But even things you expect to have some kind of hard switch do not. The headlight controls, for example, are operated via touchscreen off to the side of the driver information cluster.
A defining driving characteristic of many EVs is their one-pedal driving capability. It’s a fun thing you can do with the accelerator where, after learning to modulate the car’s regenerative braking, you can control its forward driving without the use of the brake pedal.
Unfortunately, no Taycan will have one-pedal driving. All regenerative braking will be handled through the brake pedal, according to Autoweek. From what I understand, people have a love/hate relationship with one-pedal driving, so take this news as you will.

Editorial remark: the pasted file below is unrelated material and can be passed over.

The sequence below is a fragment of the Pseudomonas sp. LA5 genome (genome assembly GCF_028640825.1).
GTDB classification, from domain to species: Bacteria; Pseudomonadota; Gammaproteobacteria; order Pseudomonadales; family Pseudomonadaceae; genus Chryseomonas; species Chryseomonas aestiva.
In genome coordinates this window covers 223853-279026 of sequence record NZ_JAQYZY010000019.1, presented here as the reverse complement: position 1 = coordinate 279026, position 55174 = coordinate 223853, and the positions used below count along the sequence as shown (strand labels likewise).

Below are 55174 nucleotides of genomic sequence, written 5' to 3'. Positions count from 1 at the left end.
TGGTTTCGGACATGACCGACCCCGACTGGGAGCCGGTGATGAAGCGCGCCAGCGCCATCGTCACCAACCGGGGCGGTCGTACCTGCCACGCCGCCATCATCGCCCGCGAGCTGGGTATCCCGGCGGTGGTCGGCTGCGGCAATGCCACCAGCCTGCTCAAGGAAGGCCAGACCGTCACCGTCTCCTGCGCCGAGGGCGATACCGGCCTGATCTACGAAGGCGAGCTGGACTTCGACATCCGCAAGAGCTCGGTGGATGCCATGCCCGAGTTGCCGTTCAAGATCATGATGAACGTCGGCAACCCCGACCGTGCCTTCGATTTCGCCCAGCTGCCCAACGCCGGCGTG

Rear visibility is also a bit challenging in the Taycan. The rear window is small, the roofline slopes downward, and the C-pillars are thick. They do not make for easy over-the-shoulder glances.
But I actually saw the Taycan’s biggest shortcoming when I parked it next to a Tesla Model S. We were loading up our cars with supplies, the Model S owner and I. The difference was that the Model S’s trunk is a hatch. The Taycan’s is not.
Anyone who’s used a hatch-style trunk knows that they make loading and unloading cargo much easier. It makes all of the trunk accessible, not just the half that’s closest to you. And there’s more usable vertical room! Hatch all of the sedans, I say.
Competitor comparison: $$$$
And it is quite expensive. The Taycan 4S starts (starts!) at $103,800 and goes all the way up to $185,000 for the Turbo S model. In January, Porsche added a base-model Taycan to its lineup with a starting MSRP of $79,900. This still makes it about $10,000 more expensive than the Model S, however.